Frankenstein, Shakespeare, and snow in July.
“We will each write a ghost story,” the poet Lord Byron famously announced in 1816.
Byron, along with Mary and Percy Shelley, was spending the summer of 1816 in Switzerland, but the weather was the strangest anyone could remember. It was bitter cold and stormy, with freezing rain and lightning. There were even reports of snow in July.
The freakish weather drove them indoors, where the three of them made a pact to each write a ghost story. Mary Shelley proceeded to write Frankenstein, the most famous monster tale of all time—the creature forever associated with bizarre and gloomy weather.
What Shelley did not know is that the monstrous weather of 1816 was triggered by one of the greatest volcanic eruptions in recorded history—the eruption of Mount Tambora in Indonesia, says LAS English professor Gillen D’Arcy Wood.
In April of 1815—only a matter of weeks before the Battle of Waterloo—Mount Tambora erupted half a world away, ejecting 35 cubic miles of volcanic dust, sulfate gases, and rocks up to 25 miles into the atmosphere, Wood says. To put this in perspective, Mount Vesuvius ejected 6 cubic miles of debris in 79 A.D., while Mount St. Helens ejected 0.24 cubic miles of debris in 1980.
“Volcanologists describe the Mount Tambora eruption, in their terms, as ‘super-colossal,’” Wood points out. “It is the only eruption of that magnitude since human civilization emerged 10,000 years ago. And yet it has been little studied.”
At ground zero, the eruption killed 90,000 people in Indonesia. The cloud of volcanic ash that spread around the world affected the climate for three years, creating famine and chaos everywhere from India and China to Europe and New England.
“What is lacking in a lot of the current public debate over climate change is historical consciousness,” Wood says. “We need an historical dimension to understand the relationship between human societies and climate.”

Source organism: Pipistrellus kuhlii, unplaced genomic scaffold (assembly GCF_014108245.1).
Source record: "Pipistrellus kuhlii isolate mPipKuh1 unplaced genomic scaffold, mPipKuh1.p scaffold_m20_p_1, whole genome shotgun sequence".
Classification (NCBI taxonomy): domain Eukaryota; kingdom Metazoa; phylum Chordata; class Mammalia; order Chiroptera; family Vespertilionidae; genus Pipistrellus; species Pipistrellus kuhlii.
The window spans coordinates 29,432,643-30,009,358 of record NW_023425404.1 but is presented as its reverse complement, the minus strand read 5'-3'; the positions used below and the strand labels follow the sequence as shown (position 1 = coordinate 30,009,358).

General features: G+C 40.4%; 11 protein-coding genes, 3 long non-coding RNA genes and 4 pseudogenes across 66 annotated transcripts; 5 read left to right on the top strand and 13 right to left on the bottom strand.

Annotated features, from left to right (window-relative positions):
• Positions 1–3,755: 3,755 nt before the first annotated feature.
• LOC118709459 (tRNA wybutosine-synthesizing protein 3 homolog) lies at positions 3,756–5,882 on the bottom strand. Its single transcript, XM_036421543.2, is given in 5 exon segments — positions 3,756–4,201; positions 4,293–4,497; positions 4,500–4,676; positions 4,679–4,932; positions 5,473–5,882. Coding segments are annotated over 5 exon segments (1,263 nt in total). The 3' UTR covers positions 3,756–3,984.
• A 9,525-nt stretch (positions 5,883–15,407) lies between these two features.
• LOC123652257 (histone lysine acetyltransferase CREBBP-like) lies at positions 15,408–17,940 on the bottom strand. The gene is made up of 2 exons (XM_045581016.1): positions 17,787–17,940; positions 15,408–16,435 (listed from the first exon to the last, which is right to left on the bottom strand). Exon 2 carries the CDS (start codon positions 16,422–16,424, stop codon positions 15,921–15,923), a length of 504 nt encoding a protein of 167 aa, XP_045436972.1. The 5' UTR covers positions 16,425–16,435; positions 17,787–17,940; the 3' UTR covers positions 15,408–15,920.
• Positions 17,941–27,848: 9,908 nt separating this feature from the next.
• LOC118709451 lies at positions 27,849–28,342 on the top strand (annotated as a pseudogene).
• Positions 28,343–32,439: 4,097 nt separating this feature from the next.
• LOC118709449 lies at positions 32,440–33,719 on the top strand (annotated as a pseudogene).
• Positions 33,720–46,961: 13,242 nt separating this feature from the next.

That is why Wood has been studying the Tambora eruption from every angle—politics, agriculture, and even literature and painting. He is also working with University of Illinois atmospheric scientist Don Wuebbles to create a computer model tracking the spread of volcanic ash around the world following the Tambora eruption.
According to Wood, it is “something of a scandal” how little climate has been considered in the humanities over the years. He attributes this to an overcorrection in response to a philosophy known as climate determinism prevalent in the 18th century and even into the 19th century.
“Climate determinism argued that the characteristics of human populations are determined by their geography and environment—in particular, by climate,” Wood explains. “People believed, for instance, that those living in the tropics were lazy and more susceptible to tyranny because of the climate—the humidity. They also thought the superiority of northern Europeans lay in the temperate nature of their climate.
“Forms of environmental determinism are so obnoxious that people in the humanities have shied away from climate completely,” Wood adds. But all of that is beginning to change, as the climate controversy makes its way into the humanities, particularly at the U of I.
Just this past December, fellow U of I English professor Robert Markley was in England delivering a talk at Oxford University about conditions in England during the Little Ice Age. As if on cue, the heavens dumped 10 inches of snow on Oxford thanks to a classic Little Ice Age weather pattern.
“I was at a conference talking about the Little Ice Age and experiencing it at the same time,” he says.
Ten inches is a rarity in modern England, but William Shakespeare would have been quite familiar with frigid temperatures, for arctic air bore down on England with bone-chilling ferocity in the 17th century, says Markley. As Shakespeare once wrote, “Rough winds do shake the darling buds of May / And summer’s lease has all too short a date.”
The Little Ice Age was not technically an Ice Age, but was a period extending from about the 1400s to the mid-19th century, when the average temperature dropped 1° Celsius, or 1.8° Fahrenheit. This may not sound like much, Markley points out, but the Little Ice Age—like all climate shifts—included many extreme years that brought frigid temperatures across Europe. The Thames River in London froze solid more than a dozen times during the 17th century, something that has not happened even once in well over 100 years.